I don't think this kind of privately negotiated deal would fly in Ventura. That's why I think the RFP process is a good way to figure out what the possibilities are. We can specify what service we are interested in -- Avenue, Foster, reopening Wright, bookmobiles, book kiosks, etc. -- and see what the prices are. We could even ask for ideas -- give us an innovative way to provide library service to East Ventura and cost it out. We will know what other costs will fall on our shoulders (and clearly the cost of materials and building maintenance will be our responsibility). We can specify in the RFP anything else that's important to us -- a certain number of librarians, for example, or compliance with the city's Living Wage Ordinance, which requires city contractors to pay a certain per-hour wage plus health insurance.

And then anybody can bid on what we want. LSSI can bid and we will see if they can meet our terms if those terms deviate from LSSI's typical contract (living wage, minimum staffing, etc). The county library system will bid and we can see if they can provide a low enough price. (Having existing departments bid against private companies to provide public services is a growing trend.) Other libraries could bid if they wanted to -- Oxnard, Thousand Oaks, Ventura College. And, of course, our city Department of Parks, Recreation, and Community Partnerships could bid as well (maybe in collaboration with laid-off Camarillo librarians? Who knows?)

In the end we might contract with LSSI or some other entity. Or we might not like any of the bids and decide that staying as part of the county system is well worth it. But the point is that we will have tested the market to see what's out there. At this point, I think that's worth it.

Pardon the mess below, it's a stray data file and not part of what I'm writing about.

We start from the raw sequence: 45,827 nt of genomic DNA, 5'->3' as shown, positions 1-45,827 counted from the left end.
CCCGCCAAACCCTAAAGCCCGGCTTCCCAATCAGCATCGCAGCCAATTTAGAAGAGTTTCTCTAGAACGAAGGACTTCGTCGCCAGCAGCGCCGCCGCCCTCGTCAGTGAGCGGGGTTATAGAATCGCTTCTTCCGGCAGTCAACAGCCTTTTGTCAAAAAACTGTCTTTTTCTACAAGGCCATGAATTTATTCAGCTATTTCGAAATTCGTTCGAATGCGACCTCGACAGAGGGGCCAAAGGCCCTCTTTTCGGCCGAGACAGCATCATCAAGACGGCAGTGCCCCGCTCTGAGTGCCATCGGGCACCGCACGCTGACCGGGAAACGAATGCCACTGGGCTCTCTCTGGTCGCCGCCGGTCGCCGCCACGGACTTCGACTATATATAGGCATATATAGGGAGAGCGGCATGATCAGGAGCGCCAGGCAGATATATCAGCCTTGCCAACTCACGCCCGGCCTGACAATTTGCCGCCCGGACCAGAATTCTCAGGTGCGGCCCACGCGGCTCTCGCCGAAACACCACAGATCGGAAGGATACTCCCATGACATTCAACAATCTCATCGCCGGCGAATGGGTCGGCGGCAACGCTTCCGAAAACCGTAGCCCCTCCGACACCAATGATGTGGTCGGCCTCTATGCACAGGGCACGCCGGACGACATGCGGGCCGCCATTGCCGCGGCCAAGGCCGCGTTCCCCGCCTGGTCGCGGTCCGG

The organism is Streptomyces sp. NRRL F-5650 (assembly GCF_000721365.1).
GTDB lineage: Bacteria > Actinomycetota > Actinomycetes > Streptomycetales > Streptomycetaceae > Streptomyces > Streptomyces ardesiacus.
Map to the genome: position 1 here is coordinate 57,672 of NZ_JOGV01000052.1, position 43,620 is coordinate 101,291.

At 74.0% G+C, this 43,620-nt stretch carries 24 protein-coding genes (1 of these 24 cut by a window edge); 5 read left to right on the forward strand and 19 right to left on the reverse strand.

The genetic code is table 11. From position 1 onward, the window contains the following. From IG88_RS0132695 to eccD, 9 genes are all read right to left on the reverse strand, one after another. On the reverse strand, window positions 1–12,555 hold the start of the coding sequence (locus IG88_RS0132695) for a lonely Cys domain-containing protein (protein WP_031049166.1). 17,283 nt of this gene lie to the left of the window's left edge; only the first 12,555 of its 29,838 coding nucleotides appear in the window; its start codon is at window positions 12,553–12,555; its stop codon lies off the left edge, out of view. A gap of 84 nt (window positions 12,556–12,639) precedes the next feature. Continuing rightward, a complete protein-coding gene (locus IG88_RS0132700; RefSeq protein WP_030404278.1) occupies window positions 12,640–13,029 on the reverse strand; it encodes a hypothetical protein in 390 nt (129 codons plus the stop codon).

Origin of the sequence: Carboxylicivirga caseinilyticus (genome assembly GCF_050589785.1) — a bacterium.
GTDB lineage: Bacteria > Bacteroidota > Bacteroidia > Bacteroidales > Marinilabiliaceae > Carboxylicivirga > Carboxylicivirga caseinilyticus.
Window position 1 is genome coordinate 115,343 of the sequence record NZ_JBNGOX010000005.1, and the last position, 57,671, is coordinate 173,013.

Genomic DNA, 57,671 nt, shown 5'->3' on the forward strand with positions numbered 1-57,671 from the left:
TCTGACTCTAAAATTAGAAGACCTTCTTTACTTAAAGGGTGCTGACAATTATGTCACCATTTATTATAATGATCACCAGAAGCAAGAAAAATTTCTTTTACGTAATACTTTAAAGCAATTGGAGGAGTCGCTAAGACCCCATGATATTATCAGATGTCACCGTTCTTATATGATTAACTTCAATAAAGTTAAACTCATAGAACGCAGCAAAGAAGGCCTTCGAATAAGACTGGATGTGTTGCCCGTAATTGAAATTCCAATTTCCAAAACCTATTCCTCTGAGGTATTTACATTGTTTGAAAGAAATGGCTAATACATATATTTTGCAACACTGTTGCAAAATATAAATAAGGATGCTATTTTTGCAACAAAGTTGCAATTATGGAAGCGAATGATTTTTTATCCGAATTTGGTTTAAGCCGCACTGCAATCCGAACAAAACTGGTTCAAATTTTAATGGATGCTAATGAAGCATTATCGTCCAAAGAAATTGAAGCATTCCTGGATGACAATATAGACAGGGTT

9 comments:

  1. Thanks for the report. Good stuff. We agree with your recommendation.
    Wolf and Debbie

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  2. Bill, I absolutely agree with your concerns and and solutions to acquiring this important service. Your proposed process is exactly as I have experienced in the private business sector. I have also seen companies startup and small companies grow with these opportunities. I would be most pleased if the laid off employees of Camarillo could win the contract. And, this would give opportunity for them to use the business startup facilities provided by the city. What a win win opportunity.

    John Whitman

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  3. There are a some issues which should be considered at this time of designing what we want from our libraries. Any agreements or contracts should include these.

    1. Hours of service and locations to serve our population of over 100,000 residents. Vta library patrons have voted they would rather have small neighborhood libraries than 1 large centralized library.
    2. Accountability. A private company has its first allegiance to the bottom line of its profitability and/or shareholders. Do we really want a private company calling the shots? I think not.